At its Barclaycard division, bad debts for Barclays Bank rose from £1.1bn to £1.8bn last year. That has to be paid for somehow and higher credit-card rates are one answer.
Still, despite the headline numbers on impairments – overall, Barclays reported a 49% hike in its bad debt charge to a shocking £8bn – what is really remarkable is that in many areas the bank thinks the worst is behind it. Barclaycard's second half was better than the first, for example – a trend seen in many parts of the bank's lending activities.
Indeed, Barclays expects overall impairments for 2010 to be modestly below 2009, and it says bad debt has peaked below the highs seen during the recession of the early 1990s. If that forecast proves correct, it will be quite an achievement given the severity of the global downturn through which we have been.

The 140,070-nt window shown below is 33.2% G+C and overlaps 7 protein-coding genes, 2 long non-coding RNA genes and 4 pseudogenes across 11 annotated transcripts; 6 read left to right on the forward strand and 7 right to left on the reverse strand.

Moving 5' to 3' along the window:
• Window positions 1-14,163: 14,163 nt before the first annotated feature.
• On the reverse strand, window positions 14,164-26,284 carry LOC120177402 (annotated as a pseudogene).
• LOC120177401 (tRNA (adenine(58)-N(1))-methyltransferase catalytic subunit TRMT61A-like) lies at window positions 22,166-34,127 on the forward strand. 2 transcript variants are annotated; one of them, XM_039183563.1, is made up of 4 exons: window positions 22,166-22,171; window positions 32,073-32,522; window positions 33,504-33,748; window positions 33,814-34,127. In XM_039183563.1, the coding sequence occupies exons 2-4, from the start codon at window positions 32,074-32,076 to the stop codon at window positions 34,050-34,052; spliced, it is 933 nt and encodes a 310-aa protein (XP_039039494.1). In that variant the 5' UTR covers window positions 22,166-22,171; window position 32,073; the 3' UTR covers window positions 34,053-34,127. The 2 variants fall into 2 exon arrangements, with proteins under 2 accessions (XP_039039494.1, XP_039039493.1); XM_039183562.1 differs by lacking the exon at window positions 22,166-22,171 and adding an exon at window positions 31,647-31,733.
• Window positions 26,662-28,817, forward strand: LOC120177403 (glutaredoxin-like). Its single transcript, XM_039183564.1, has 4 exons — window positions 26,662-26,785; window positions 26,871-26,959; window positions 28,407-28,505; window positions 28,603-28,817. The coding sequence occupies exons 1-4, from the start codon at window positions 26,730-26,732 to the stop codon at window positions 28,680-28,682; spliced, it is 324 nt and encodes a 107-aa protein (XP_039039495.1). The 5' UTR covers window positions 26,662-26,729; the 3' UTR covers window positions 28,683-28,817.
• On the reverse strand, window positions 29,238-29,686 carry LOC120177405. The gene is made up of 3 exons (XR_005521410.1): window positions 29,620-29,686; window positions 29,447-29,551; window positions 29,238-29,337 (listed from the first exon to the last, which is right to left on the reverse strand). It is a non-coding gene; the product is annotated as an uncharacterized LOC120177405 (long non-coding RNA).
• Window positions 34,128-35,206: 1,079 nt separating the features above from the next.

The read-across to rivals such as Royal Bank of Scotland, which owns Ulster Bank, and, in particular, Lloyds (which has all those disastrous HBOS commercial loans sitting on its books) is encouraging. Lloyds recently announced it was closing Halifax in Ireland and is expected to receive offers for its BoSI business.
One other thought: Barclays says one reason impairments have not been disastrous after all is that it has managed customers with sensitivity. If that's the case – and similar treatment is meted out by its rivals – this represents the banking sector's best shot at repairing the damage that the Barclays chairman, Marcus Agius, admitted has been done to customer relationships in an unusual foreword to these results. Despite the bonuses, it may just be that the banks are finally beginning to get it.